Publication Type
Article
Date
Aug-3-2005
Author
Lars Frost
Peter Vestergaard
Leif Mosekilde
Leif Spange Mortensen
Author Affiliation
Department of Cardiology, Aarhus Amtssygehus, Aarhus University Hospital, DK-8000 Aarhus C, Denmark. Lars.Frost@as.aaa.dk
Source
Int J Cardiol. 2005 Aug 3;103(1):78-84
Date
Aug-3-2005
Language
English
Publication Type
Article
Keywords
Adult
Age Distribution
Aged
Aged, 80 and over
Atrial Fibrillation - diagnosis - epidemiology
Atrial Flutter - diagnosis - epidemiology
Comparative Study
Confidence Intervals
Denmark - epidemiology
Female
Humans
Incidence
Inpatients
Male
Middle Aged
Population Surveillance
Proportional Hazards Models
Research Support, Non-U.S. Gov't
Sex Distribution
Survival Rate - trends
Abstract
BACKGROUND: The incidence of diagnosed atrial fibrillation is increasing in the USA, England, Wales, Scotland and Denmark, and the mortality rate in patients with diagnosed atrial fibrillation has been reported to be declining in Scotland and Denmark. We undertook this study to examine recent trends in incidence and mortality in subjects with a hospital diagnosis of atrial fibrillation or flutter in Denmark from 1980 to 1999 by sex, 10-year age group and conditions of comorbidity. METHODS: We identified all individuals, aged 40-89 years, with an incident hospital diagnosis of atrial fibrillation or flutter in the Danish National Registry of Patients, and subjects were followed in the Danish Civil Registration System. We used multivariate Cox proportional hazard models to estimate trends in mortality. RESULTS: Atrial fibrillation or flutter was diagnosed in 131,728 subjects (68,660 men and 63,068 women), and the incidence of a hospital diagnosis of atrial fibrillation or flutter more than doubled during the study period. The hazard ratios for mortality adjusted for 10-year age group, conditions of comorbidity and mortality trend in the Danish population in the last 5-year period compared to the first 5-year period were 0.80 (95% confidence interval 0.78-0.82) in men, and 0.82 (95% confidence interval 0.80-0.84) in women. CONCLUSIONS: The incidence of a hospital diagnosis of atrial fibrillation or flutter more than doubled, and the 10-year age group- and comorbidity- and general population-adjusted mortality decreased, equally, from the first to the last 5-year period by 20% in men and 18% in women.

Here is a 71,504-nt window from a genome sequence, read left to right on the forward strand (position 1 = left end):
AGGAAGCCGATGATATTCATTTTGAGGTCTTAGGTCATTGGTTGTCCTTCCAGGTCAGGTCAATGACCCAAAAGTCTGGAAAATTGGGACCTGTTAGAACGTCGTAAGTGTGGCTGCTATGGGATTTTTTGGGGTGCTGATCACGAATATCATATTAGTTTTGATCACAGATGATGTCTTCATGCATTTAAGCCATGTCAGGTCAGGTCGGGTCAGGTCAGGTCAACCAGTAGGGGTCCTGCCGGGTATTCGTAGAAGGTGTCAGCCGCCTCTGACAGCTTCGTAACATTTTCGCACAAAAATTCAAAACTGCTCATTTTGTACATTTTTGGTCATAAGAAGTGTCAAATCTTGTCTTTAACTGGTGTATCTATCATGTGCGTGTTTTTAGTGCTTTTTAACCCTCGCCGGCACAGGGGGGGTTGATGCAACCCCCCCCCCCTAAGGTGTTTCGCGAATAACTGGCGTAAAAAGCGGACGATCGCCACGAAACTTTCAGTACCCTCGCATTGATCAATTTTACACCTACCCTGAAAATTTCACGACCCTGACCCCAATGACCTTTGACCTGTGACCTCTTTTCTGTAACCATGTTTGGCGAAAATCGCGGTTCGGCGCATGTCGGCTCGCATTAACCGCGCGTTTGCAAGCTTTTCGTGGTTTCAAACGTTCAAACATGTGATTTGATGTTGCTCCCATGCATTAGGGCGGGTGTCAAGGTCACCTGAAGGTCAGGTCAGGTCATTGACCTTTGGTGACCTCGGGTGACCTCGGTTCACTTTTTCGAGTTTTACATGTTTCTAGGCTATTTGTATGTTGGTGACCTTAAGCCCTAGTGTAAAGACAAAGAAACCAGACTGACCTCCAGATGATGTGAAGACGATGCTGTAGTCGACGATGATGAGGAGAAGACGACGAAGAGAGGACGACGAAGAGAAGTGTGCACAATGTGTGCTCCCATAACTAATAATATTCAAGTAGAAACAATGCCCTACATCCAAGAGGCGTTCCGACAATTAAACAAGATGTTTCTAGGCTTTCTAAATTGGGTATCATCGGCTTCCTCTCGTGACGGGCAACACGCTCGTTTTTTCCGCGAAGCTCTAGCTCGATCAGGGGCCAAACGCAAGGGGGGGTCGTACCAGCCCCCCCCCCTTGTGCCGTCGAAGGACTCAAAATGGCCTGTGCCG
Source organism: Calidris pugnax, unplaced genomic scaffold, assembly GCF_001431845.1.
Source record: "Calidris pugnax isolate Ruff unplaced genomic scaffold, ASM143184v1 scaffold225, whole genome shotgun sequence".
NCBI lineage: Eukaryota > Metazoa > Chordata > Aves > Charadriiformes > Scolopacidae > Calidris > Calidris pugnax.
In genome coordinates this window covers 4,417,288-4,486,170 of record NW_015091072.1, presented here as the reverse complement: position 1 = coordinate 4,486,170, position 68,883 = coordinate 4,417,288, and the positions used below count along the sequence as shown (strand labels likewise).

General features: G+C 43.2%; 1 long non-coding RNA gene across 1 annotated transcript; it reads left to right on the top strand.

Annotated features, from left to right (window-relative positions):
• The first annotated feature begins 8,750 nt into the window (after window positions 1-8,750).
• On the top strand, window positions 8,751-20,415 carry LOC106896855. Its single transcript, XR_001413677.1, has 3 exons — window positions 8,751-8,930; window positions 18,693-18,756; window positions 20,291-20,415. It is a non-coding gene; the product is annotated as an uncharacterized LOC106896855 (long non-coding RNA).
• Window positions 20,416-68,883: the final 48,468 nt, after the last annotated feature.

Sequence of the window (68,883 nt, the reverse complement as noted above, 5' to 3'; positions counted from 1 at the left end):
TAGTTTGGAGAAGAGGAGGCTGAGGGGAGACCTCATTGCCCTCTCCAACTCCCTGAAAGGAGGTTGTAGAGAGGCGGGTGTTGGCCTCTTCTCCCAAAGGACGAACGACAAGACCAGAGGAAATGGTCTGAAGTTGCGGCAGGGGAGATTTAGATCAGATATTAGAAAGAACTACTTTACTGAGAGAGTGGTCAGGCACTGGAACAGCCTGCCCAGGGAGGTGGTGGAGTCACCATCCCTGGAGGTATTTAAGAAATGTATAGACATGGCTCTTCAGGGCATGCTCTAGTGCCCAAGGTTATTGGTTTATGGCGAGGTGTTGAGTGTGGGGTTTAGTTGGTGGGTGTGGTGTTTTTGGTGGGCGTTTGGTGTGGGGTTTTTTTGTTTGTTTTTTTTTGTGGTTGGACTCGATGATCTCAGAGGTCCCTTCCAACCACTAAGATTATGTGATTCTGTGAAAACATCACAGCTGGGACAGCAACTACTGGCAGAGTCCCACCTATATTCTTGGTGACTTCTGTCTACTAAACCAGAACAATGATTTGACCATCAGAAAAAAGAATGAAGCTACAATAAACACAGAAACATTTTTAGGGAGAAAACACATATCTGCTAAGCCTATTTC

PubMed ID
15922465 View in PubMed